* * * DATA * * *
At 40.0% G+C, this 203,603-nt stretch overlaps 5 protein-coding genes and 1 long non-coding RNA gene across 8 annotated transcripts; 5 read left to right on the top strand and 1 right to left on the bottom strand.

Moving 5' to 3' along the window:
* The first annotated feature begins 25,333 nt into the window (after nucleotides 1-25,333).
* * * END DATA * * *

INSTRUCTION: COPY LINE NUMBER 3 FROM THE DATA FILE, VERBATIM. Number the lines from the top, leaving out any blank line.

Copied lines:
* The first annotated feature begins 25,333 nt into the window (after nucleotides 1-25,333).